Local libraries officially merge here on Jan. 1The joint Stutsman County and Jamestown library system that voters chose more than a year ago will become official Jan. 1. The joint library board, made up of city and county members, has a working name for the new entity — the James River Valley Library System. Once the changeover is complete, the present city and county library boards will be dissolved.
By: Toni Pirkl, The Jamestown Sun
The joint Stutsman County and Jamestown library system that voters chose more than a year ago will become official Jan. 1.
The joint library board, made up of city and county members, has a working name for the new entity — the James River Valley Library System. Once the changeover is complete, the present city and county library boards will be dissolved.
For years, the two libraries operated as separate entities, with county property owners supporting their library and city property owners supporting theirs. The Stutsman County Library focused primarily on its bookmobile, which carried library materials to schools and communities in the county while the Alfred Dickey Public Library provided walk-in services. The vote in the November 2008 general election changed that by combining the two. Since then, a joint library board has been working out the logistics of creating a single entity and the individual boards have continued to meet.
“The two boards have been doing the basic upkeep of the two libraries — the nuts and bolts of day-to-day work,” said Jim Nyland, vice chairman of the joint library board. “As of Jan. 1 it’s no longer two separate libraries, it’s our library system.”
At the present time, the county’s library and the city’s library occupy different buildings. Both have walk-in hours, which Acting Director Daphne Drewello said will stay the same.
“I was pleasantly surprised at how busy the county’s facility is,” she said. It’s open from 9 a.m. to 5 p.m. Monday through Friday.
Drewello took over as acting director of both facilities when Stutsman County Library Director Agnes Jensen retired Oct. 31. Drewello said she’s been working with the county library staff on updating materials and stocking more books for walk-ins and the bookmobile. She and the staff are also looking at ways to improve services there.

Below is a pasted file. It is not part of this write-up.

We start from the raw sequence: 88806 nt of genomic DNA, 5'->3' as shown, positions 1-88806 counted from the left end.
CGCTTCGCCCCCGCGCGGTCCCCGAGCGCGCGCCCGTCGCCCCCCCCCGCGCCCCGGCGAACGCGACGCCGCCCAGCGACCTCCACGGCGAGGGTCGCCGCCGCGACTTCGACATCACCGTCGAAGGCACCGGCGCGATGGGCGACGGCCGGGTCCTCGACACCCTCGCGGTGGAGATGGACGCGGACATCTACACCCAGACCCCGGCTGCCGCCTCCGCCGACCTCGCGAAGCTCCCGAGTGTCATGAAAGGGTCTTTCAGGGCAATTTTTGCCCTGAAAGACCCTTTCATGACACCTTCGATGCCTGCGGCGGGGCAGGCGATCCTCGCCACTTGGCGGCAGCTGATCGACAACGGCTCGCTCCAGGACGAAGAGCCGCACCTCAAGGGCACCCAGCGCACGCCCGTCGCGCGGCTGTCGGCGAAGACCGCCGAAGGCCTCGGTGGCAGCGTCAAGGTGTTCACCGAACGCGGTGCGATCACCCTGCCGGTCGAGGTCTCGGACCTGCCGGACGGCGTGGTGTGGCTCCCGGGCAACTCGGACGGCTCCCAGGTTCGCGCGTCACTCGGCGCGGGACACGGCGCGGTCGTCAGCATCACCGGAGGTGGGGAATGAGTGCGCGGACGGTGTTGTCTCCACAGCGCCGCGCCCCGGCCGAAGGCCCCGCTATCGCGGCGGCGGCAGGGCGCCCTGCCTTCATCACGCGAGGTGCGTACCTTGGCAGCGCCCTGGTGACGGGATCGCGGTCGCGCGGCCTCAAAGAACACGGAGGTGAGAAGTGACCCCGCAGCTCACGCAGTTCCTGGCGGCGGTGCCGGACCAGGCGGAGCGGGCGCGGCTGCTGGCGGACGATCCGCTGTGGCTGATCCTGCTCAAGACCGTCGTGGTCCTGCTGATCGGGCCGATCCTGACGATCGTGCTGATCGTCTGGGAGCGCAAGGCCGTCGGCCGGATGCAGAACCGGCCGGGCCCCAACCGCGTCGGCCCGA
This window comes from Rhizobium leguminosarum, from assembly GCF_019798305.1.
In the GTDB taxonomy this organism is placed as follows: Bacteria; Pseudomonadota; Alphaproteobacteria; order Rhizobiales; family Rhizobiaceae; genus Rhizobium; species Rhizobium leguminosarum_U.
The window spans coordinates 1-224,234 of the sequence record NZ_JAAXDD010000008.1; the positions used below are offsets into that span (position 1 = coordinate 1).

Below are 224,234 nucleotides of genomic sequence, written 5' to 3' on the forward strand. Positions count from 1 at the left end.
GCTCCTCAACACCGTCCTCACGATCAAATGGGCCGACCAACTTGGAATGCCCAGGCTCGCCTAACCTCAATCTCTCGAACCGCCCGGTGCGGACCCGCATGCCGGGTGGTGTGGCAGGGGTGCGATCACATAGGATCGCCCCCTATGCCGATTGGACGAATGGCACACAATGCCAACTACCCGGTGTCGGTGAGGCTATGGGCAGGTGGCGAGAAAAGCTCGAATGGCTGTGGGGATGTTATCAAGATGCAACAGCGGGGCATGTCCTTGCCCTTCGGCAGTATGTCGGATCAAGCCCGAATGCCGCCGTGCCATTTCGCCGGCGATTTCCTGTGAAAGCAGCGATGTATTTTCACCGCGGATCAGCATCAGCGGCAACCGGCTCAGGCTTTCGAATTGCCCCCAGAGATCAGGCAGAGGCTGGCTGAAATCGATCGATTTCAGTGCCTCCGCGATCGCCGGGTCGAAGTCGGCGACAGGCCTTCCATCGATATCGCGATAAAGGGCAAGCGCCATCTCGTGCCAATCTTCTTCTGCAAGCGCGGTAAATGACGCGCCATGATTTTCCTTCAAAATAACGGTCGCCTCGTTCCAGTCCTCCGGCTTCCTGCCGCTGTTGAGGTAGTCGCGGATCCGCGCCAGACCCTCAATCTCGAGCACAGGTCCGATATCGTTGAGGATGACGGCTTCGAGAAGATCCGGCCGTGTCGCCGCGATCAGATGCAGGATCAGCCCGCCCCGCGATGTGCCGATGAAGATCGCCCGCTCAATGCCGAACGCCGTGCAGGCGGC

“That facility acts as a branch (library),” Nyland said
But the joint library board is pursuing construction of a new building, large enough to house both libraries and the bookmobile. Out of the 26 sites it has looked at, the board has settled on two sites to explore more seriously.
“The joint board is months ahead of where it was expected to be. Everyone came in cautious, but with their eyes on the prize,” Nyland said. “We’ve looked at sites and relooked at sites and finally narrowed it down to two choices.”
The Eagles site has long been considered the most viable for a new building. Now the joint library board has also added the Innovis Clinic site for consideration. Nyland said according to the board’s architect, Michael Burns, the Innovis site would allow a more flexible building design.
“We’d be locked into a certain shape on the Eagles site,” Nyland said. “But both have their attractions.”
Drewello said regardless of the site, the buildings would have to be razed. Innovis, located at the corner of Third Street and Fourth Avenue Southeast, also owns the house next door. That, too, would need to be demolished to provide sufficient space for a new library.
“That’s really all we know now,” she said. “Whether Innovis would sell or what the price would be for that site or for the Eagles, we don’t know. The board just wanted to pick a couple of sites.”
“You can’t keep looking at buildings,” Nyland said. “It was time to get past the ‘have you looked at’ phase. We didn’t want to be in process forever.”
Although the Innovis site has a design plus, the plus for the Eagles site is its proximity to the Arts Center, Nyland said.
“A partnership with the Arts Center in providing services to kids would make the Eagles site doubly attractive,” he said. “If all else were similar between the two, the Arts Center would be a huge tipping factor.”
Among its other duties in the new year, Drewello said, the joint library board will be advertising the director’s position.
“With so much else to take care of the director position has been on the back burner,” she said. “But whoever is hired needs to be involved from the beginning of the building project.”
Sun reporter Toni Pirkl can be reached at (701) 952-8453 or by e-mail at email@example.com